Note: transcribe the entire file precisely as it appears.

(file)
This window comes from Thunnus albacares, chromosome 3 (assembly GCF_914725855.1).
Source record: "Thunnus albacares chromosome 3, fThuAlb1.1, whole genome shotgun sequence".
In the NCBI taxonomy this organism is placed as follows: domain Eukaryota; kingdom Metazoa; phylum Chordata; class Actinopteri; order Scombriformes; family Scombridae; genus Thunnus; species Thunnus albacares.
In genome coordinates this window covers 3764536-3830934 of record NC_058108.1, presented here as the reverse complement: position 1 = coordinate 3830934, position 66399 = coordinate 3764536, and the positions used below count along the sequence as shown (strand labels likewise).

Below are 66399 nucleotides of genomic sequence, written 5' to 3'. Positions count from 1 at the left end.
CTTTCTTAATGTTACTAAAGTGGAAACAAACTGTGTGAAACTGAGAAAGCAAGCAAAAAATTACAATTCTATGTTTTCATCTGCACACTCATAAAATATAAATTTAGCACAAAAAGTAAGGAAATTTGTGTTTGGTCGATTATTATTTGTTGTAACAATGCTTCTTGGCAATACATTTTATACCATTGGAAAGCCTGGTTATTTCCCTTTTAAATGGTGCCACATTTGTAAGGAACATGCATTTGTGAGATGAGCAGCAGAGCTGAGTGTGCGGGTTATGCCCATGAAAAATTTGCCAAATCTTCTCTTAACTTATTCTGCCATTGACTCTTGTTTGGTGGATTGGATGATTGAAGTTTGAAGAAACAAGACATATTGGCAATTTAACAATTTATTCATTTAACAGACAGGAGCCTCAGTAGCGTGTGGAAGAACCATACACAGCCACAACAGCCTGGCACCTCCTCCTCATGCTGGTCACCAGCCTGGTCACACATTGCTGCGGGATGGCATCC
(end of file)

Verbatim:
This window comes from Thunnus albacares, chromosome 3 (assembly GCF_914725855.1).
Source record: "Thunnus albacares chromosome 3, fThuAlb1.1, whole genome shotgun sequence".
In the NCBI taxonomy this organism is placed as follows: domain Eukaryota; kingdom Metazoa; phylum Chordata; class Actinopteri; order Scombriformes; family Scombridae; genus Thunnus; species Thunnus albacares.
In genome coordinates this window covers 3764536-3830934 of record NC_058108.1, presented here as the reverse complement: position 1 = coordinate 3830934, position 66399 = coordinate 3764536, and the positions used below count along the sequence as shown (strand labels likewise).

Below are 66399 nucleotides of genomic sequence, written 5' to 3'. Positions count from 1 at the left end.
CTTTCTTAATGTTACTAAAGTGGAAACAAACTGTGTGAAACTGAGAAAGCAAGCAAAAAATTACAATTCTATGTTTTCATCTGCACACTCATAAAATATAAATTTAGCACAAAAAGTAAGGAAATTTGTGTTTGGTCGATTATTATTTGTTGTAACAATGCTTCTTGGCAATACATTTTATACCATTGGAAAGCCTGGTTATTTCCCTTTTAAATGGTGCCACATTTGTAAGGAACATGCATTTGTGAGATGAGCAGCAGAGCTGAGTGTGCGGGTTATGCCCATGAAAAATTTGCCAAATCTTCTCTTAACTTATTCTGCCATTGACTCTTGTTTGGTGGATTGGATGATTGAAGTTTGAAGAAACAAGACATATTGGCAATTTAACAATTTATTCATTTAACAGACAGGAGCCTCAGTAGCGTGTGGAAGAACCATACACAGCCACAACAGCCTGGCACCTCCTCCTCATGCTGGTCACCAGCCTGGTCACACATTGCTGCGGGATGGCATCC